As regards the case where the employer subsequently hears of information which might--had the employer known about it, but which may not be fact--have led him or her to have considered dismissing the employee, the test is based on, first, the opinion of the Minister; and, secondly, on the conjecture of the former employer as to the risk of misconduct--not actual misconduct--which does not have to have been in the course of the employment; does not have to have involved physical harm; does not have to have been abusive and does not have to have been intentional.

We say that of course the law must be swift to protect vulnerable people. We have too many instances in our own times of severe misconduct on the part of those in whom great trust is reposed as regards looking after children and vulnerable old people. But what perplexes us is why this extremely flimsy framework of protection should be satisfactory to the Government in this Bill, particularly as in the self-same Bill a procedure is laid down as regards childminders in Clause 69 which, if passed, will see Part XA incorporated into the Children Act 1989.

There we see a set of procedures where there is no debarring of a childminder under Clause 69 without, first, an open court application to an independent justice of the peace where he or she will be able to cross-question the applicant in open court and where the applicant will not be, as may be the case here, a disgruntled former employer, but is, and has to be, an independent professional; namely, Her Majesty's Chief Inspector of Schools or the National Assembly of Wales, where, by dint of the registration procedure, he or she will have a great deal of knowledge of the childminder concerned and will have had inspections which would have added to that knowledge and where the test that the magistrate must apply before giving professional or emergency relief to the applicant is that the child is "likely to suffer significant harm" unless the application is granted.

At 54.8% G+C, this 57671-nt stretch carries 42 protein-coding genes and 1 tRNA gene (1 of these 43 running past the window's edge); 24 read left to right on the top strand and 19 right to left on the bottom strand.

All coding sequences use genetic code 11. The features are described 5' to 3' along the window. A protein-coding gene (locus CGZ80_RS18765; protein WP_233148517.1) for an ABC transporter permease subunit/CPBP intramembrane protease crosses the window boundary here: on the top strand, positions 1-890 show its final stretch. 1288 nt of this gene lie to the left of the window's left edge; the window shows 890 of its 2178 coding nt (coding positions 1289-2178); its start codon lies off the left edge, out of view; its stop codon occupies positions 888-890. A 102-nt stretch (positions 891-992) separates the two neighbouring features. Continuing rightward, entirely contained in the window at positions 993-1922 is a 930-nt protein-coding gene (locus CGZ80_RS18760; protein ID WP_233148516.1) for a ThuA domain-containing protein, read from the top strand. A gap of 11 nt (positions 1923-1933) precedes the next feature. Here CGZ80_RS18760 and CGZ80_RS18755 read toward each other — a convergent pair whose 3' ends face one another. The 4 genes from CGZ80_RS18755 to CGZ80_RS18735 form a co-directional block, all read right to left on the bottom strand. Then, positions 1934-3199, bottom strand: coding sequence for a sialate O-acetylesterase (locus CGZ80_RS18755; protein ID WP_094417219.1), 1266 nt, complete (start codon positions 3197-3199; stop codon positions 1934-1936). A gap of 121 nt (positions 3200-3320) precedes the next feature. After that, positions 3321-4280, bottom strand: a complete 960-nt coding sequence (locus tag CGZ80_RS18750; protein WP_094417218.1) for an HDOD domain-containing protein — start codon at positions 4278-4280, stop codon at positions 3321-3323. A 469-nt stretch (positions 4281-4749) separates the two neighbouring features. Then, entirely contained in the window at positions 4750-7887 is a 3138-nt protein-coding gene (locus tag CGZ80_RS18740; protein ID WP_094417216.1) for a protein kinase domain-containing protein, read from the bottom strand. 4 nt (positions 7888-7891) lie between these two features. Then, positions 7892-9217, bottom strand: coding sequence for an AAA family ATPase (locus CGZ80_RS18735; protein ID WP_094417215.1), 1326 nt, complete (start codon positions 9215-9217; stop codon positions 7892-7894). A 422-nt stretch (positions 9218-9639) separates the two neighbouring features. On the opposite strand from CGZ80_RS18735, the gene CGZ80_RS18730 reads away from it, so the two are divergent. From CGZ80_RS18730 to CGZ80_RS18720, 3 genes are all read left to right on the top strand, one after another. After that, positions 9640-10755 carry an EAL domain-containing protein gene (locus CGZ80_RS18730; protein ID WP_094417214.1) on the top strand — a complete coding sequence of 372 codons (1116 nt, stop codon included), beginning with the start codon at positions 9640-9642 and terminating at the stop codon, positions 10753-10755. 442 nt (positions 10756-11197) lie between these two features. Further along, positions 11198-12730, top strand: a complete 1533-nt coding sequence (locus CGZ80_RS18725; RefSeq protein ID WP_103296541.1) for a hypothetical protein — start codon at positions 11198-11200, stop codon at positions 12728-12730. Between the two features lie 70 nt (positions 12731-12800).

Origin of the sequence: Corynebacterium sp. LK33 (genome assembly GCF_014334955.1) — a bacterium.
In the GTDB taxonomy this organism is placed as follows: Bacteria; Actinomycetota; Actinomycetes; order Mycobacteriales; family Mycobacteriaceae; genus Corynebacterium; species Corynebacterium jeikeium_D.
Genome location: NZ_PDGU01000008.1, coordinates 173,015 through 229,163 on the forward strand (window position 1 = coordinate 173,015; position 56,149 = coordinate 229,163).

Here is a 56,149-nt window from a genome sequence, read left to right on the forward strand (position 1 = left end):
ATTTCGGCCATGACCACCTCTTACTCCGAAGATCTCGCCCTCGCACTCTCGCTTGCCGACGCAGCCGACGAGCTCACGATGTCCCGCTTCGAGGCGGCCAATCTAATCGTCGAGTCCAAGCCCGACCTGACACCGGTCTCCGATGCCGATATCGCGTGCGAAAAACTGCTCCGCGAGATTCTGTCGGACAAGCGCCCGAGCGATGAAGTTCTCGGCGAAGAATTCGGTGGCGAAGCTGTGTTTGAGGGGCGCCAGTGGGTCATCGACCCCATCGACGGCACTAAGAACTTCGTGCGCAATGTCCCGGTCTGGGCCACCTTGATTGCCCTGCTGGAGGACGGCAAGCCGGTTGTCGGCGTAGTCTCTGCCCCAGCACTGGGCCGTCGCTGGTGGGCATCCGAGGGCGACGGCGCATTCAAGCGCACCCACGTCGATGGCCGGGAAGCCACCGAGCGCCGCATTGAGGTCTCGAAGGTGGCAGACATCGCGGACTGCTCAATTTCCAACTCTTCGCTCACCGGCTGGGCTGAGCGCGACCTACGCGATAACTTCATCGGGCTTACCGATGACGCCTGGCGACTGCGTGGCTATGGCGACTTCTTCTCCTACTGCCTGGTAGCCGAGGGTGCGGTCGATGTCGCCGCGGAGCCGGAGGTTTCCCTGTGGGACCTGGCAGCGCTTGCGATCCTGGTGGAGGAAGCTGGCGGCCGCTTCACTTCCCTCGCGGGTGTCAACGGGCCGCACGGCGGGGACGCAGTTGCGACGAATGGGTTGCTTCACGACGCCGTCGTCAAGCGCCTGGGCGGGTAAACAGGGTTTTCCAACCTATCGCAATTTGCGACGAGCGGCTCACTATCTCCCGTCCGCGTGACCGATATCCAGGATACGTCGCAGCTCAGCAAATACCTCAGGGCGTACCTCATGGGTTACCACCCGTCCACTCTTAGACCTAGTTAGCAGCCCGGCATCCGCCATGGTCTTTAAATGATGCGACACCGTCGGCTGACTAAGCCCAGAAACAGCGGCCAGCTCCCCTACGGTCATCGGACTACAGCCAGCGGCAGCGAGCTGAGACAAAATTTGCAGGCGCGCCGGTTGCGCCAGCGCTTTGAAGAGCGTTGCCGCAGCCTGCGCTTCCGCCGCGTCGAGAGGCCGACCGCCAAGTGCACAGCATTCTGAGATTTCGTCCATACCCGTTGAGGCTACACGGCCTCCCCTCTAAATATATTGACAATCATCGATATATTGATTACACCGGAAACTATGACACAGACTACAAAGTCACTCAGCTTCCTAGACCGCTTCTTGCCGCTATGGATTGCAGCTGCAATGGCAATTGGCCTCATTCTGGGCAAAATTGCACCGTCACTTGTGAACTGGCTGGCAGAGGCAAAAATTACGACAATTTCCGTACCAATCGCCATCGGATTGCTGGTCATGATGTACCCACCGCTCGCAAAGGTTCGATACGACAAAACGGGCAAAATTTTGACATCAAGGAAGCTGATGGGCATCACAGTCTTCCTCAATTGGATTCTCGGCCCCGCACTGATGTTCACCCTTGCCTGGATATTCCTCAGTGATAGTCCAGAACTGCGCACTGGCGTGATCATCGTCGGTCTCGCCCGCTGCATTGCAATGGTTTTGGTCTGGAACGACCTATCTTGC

The amendment that I recommend this evening is different from the one that I put forward with my colleagues in the past. It does not say that in the case of provisional listing the civil servant has to find that there is "likely" to be significant harm. I have conceded that in an effort to go towards meeting the Government in this matter. I have not included that test of likelihood, but merely that there is a risk that any person will suffer "significant harm" unless the provisional order is given. We believe that to incorporate the same phrase "significant harm" in circumstances where there is no open court hearing and no independent judge or professional applicant is the very least that this House should agree to in order to provide a minimal framework of protection for, in this case, vulnerable carers. The point is that we are all vulnerable to an unjust procedure. We believe that this procedure is just that.

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I suggest that the House looks with the greatest possible care at what the Government are trying to do through this Bill. In leaning over backwards, as we would say, to protect the vulnerable, the Government are abandoning some of the age-old common-sense criteria of fairness which have stood us in good stead not merely for decades but for centuries.

The Bill invites us to form the view that in protecting vulnerable adults to the hilt we must accept that a price may have to be paid, and we must accept too that that price may be--and we would say is bound to be--unfairness to workers. There are two assumptions which underlie this approach. First, that the civil servants involved will work fairly according to the extra statutory guidelines which the Government say that they will bring forward, and that this will make sure that all is well, and that anyway there will be a right of appeal to the Tribunal, after of course conviction for misconduct by the civil servants working in private, never seeing either party.